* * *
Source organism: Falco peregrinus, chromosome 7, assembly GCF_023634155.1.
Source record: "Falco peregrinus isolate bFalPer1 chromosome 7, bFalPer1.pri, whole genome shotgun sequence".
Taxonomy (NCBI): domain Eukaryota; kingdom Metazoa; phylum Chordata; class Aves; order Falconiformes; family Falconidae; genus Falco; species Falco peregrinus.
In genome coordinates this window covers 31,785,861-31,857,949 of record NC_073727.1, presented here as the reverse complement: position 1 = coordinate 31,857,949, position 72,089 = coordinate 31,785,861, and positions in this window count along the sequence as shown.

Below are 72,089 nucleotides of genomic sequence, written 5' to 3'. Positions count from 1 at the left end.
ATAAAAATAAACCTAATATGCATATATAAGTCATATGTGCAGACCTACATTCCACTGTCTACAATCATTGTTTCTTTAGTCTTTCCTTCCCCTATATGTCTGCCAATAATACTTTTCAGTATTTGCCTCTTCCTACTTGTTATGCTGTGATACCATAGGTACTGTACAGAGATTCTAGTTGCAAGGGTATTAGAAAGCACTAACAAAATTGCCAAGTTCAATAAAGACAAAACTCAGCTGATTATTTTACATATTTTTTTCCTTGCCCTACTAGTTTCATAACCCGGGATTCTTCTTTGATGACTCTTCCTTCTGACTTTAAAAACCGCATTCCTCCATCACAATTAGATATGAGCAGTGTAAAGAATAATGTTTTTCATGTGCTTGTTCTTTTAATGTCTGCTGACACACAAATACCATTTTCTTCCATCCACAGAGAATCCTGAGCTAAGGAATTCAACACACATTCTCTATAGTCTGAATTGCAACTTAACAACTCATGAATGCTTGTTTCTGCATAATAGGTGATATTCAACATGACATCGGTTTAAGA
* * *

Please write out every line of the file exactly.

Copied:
Source organism: Falco peregrinus, chromosome 7, assembly GCF_023634155.1.
Source record: "Falco peregrinus isolate bFalPer1 chromosome 7, bFalPer1.pri, whole genome shotgun sequence".
Taxonomy (NCBI): domain Eukaryota; kingdom Metazoa; phylum Chordata; class Aves; order Falconiformes; family Falconidae; genus Falco; species Falco peregrinus.
In genome coordinates this window covers 31,785,861-31,857,949 of record NC_073727.1, presented here as the reverse complement: position 1 = coordinate 31,857,949, position 72,089 = coordinate 31,785,861, and positions in this window count along the sequence as shown.

Below are 72,089 nucleotides of genomic sequence, written 5' to 3'. Positions count from 1 at the left end.
ATAAAAATAAACCTAATATGCATATATAAGTCATATGTGCAGACCTACATTCCACTGTCTACAATCATTGTTTCTTTAGTCTTTCCTTCCCCTATATGTCTGCCAATAATACTTTTCAGTATTTGCCTCTTCCTACTTGTTATGCTGTGATACCATAGGTACTGTACAGAGATTCTAGTTGCAAGGGTATTAGAAAGCACTAACAAAATTGCCAAGTTCAATAAAGACAAAACTCAGCTGATTATTTTACATATTTTTTTCCTTGCCCTACTAGTTTCATAACCCGGGATTCTTCTTTGATGACTCTTCCTTCTGACTTTAAAAACCGCATTCCTCCATCACAATTAGATATGAGCAGTGTAAAGAATAATGTTTTTCATGTGCTTGTTCTTTTAATGTCTGCTGACACACAAATACCATTTTCTTCCATCCACAGAGAATCCTGAGCTAAGGAATTCAACACACATTCTCTATAGTCTGAATTGCAACTTAACAACTCATGAATGCTTGTTTCTGCATAATAGGTGATATTCAACATGACATCGGTTTAAGA